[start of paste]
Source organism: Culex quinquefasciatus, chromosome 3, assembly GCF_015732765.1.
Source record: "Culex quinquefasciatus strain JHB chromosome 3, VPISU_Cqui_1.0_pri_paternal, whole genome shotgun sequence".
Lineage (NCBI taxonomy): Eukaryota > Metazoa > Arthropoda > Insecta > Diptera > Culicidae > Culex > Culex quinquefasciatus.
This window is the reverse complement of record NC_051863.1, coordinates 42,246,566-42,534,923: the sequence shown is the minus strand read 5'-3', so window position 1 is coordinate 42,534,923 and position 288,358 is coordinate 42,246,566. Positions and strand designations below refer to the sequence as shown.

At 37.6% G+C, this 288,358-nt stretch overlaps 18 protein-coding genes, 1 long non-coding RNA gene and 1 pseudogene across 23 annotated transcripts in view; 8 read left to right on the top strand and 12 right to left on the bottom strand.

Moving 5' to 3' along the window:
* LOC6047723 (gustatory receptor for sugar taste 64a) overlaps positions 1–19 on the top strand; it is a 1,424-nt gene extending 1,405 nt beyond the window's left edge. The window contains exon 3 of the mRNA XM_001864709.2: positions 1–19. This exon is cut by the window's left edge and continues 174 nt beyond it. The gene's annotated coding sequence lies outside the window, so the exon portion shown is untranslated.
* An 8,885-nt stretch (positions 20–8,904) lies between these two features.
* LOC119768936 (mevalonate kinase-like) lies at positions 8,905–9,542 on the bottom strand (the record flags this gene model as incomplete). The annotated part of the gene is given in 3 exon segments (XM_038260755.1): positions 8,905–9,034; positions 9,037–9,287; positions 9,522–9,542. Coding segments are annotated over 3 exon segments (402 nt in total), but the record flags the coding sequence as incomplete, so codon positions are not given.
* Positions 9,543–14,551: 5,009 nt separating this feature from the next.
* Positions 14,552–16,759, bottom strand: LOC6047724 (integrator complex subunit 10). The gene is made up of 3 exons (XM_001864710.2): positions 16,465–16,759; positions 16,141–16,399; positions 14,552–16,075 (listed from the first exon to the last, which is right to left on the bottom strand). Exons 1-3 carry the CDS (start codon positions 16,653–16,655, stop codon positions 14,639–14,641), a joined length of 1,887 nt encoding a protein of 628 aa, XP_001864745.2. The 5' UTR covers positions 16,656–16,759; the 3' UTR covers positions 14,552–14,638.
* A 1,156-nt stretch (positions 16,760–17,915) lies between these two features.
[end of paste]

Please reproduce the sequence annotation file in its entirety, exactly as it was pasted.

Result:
Source organism: Culex quinquefasciatus, chromosome 3, assembly GCF_015732765.1.
Source record: "Culex quinquefasciatus strain JHB chromosome 3, VPISU_Cqui_1.0_pri_paternal, whole genome shotgun sequence".
Lineage (NCBI taxonomy): Eukaryota > Metazoa > Arthropoda > Insecta > Diptera > Culicidae > Culex > Culex quinquefasciatus.
This window is the reverse complement of record NC_051863.1, coordinates 42,246,566-42,534,923: the sequence shown is the minus strand read 5'-3', so window position 1 is coordinate 42,534,923 and position 288,358 is coordinate 42,246,566. Positions and strand designations below refer to the sequence as shown.

At 37.6% G+C, this 288,358-nt stretch overlaps 18 protein-coding genes, 1 long non-coding RNA gene and 1 pseudogene across 23 annotated transcripts in view; 8 read left to right on the top strand and 12 right to left on the bottom strand.

Moving 5' to 3' along the window:
* LOC6047723 (gustatory receptor for sugar taste 64a) overlaps positions 1–19 on the top strand; it is a 1,424-nt gene extending 1,405 nt beyond the window's left edge. The window contains exon 3 of the mRNA XM_001864709.2: positions 1–19. This exon is cut by the window's left edge and continues 174 nt beyond it. The gene's annotated coding sequence lies outside the window, so the exon portion shown is untranslated.
* An 8,885-nt stretch (positions 20–8,904) lies between these two features.
* LOC119768936 (mevalonate kinase-like) lies at positions 8,905–9,542 on the bottom strand (the record flags this gene model as incomplete). The annotated part of the gene is given in 3 exon segments (XM_038260755.1): positions 8,905–9,034; positions 9,037–9,287; positions 9,522–9,542. Coding segments are annotated over 3 exon segments (402 nt in total), but the record flags the coding sequence as incomplete, so codon positions are not given.
* Positions 9,543–14,551: 5,009 nt separating this feature from the next.
* Positions 14,552–16,759, bottom strand: LOC6047724 (integrator complex subunit 10). The gene is made up of 3 exons (XM_001864710.2): positions 16,465–16,759; positions 16,141–16,399; positions 14,552–16,075 (listed from the first exon to the last, which is right to left on the bottom strand). Exons 1-3 carry the CDS (start codon positions 16,653–16,655, stop codon positions 14,639–14,641), a joined length of 1,887 nt encoding a protein of 628 aa, XP_001864745.2. The 5' UTR covers positions 16,656–16,759; the 3' UTR covers positions 14,552–14,638.
* A 1,156-nt stretch (positions 16,760–17,915) lies between these two features.